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Context Matters: A Case for “I” in Worship

Blogger David Bjorlin is a worship pastor at Resurrection Covenant Church (Chicago), a lecturer in worship at North Park Theological Seminary (Chicago), and a published hymnwriter.


[In my previous post, I explored how The Sound of Music’s “Edelweiss” helped me understand that a congregational song’s theological content can only be interpreted correctly if we understand the context in which it is sung. Today’s post can be read as a continuation of that discussion.]


If you went into the worship supply closet at Resurrection Covenant Church (the congregation where I have served as the worship pastor for the last eight years) —well, first you should watch your step, because it’s a mess in there and you might hurt yourself. But if you managed to avoid the protruding bass amp and the rogue music stand, you’d see a battered filing cabinet. If you pulled out the first two drawers, you’d find folders full of chord charts or lead sheets for almost every song we’ve sung over the last ten years. If you started flipping through the folders, you’d notice that many of the songs’ official versions have been amended in one way or another. On some, a word or two are changed to make the song’s lyrics gender inclusive. Others have an alternative chord scrawled in to replace one that just didn’t sound right (or sounded boring). Yet, the most frequent change you would notice would be the songs’ pronouns: scores of “I’s,” “me’s,” and “my’s” are hastily cross out with corresponding “we’s,” “us’s,” and “ours’” scrawled above.

In my first few years of ministry, I was something of a pronoun zealot. Armed with a firm belief in the harmful effects of individualism and consumerism on congregational life and a v5 Precise pen, it was my personal mission to banish I/me/my from vast swaths of congregational song. Whatever the season or context, we were going to sing “we” if it killed me (us?).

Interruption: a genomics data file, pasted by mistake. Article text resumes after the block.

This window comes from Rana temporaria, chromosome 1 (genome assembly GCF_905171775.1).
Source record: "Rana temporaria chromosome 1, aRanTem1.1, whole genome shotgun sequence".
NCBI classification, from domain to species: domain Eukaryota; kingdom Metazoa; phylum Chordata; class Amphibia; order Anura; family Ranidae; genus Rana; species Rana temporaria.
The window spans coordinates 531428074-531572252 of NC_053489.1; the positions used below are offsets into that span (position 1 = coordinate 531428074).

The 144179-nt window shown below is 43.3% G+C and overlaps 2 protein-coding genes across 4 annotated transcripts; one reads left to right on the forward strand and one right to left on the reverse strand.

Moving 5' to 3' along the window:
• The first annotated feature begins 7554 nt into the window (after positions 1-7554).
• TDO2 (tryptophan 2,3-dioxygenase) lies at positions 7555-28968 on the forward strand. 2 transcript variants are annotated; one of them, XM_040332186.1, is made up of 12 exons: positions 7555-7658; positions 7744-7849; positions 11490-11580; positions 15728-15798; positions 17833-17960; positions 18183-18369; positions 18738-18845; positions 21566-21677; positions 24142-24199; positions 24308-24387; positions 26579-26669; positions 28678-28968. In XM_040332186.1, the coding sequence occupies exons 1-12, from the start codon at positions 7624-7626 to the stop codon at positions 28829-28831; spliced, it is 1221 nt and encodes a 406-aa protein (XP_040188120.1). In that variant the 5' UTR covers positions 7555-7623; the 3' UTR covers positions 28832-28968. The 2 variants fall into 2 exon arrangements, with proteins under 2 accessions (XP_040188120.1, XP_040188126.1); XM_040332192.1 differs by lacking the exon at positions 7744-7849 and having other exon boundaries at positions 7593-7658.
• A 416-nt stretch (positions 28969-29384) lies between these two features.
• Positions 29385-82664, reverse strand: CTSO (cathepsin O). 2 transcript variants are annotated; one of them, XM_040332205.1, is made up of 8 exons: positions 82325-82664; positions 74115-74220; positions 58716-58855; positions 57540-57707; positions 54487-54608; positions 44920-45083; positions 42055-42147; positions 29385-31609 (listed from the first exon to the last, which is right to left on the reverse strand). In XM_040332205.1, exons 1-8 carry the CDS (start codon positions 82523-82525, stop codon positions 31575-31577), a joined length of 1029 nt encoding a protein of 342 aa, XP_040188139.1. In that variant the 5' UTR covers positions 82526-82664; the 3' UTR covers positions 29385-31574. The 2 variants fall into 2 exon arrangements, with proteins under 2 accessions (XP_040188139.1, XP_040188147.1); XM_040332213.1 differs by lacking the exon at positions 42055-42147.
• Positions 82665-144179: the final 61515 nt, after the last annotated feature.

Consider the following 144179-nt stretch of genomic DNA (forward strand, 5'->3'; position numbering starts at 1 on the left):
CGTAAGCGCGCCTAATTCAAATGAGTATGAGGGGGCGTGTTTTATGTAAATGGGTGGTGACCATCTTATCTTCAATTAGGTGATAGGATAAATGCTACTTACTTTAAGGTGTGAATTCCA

While I still believe the “we” is essential in congregational song, voices from other social locations have helped me understand that even the “I” we sing—perhaps especially the “I” we sing—is contextual. Before we as worship planners and leaders can know what “I” means in a hymn or praise song, we need to explore more basic questions: Who is singing? Where? Why?


Who Is Singing?

One of the first lessons I needed to learn as a worship leader and planner—especially as a straight, white, male worship leader—was that my experiences and social location weren’t normative (an obvious lesson perhaps, but one that needs to be stated again and again because it is still sorely missing from many theological and liturgical discussions). The way I understand “I” is conditioned by my race, gender, class, and sexual orientation, to name but a few.

Whatever the season or context, we were going to sing “we” if it killed me (us?).

My first lesson on this journey came in seminary from the pages of James Cone’s Spirituals and the Blues. In the midst of his brilliant exploration on the central place of the spirituals and blues in the black religious experience, Cone briefly explains how the “I” functions differently in these songs. Rather than an affirmation of the solitary individual disconnected from community, he argues that “[t]he ‘I’… who cries out in the spirituals is a particular black self-affirming both his or her being and being in community, for the two are inseparable” (61). Thus for Cone, the black “I” is always (1) an affirmation of the self in the midst of the malevolent forces of racism and dehumanization; and (2) understood as an “I” in relationship to the broader community. The “I” necessarily includes the “we.”

Around the same time I read Cone, a Korean classmate of mine decided to teach our seminary community a similar lesson through a chapel service he and a few fellow classmates planned to celebrate Asian Pacific American Heritage Month. The songs he included in the service were replete with I/me/my language, and at the bottom of the bulletin he included an explanatory note. While I no longer have the exact verbiage, he explained that because his cultural context was so focused on the communal and familial, the “I” became a necessary assertion of one’s own commitment to Christ. For him, the Korean “I” is a countercultural statement of faith.

The “I” necessarily includes the “we.”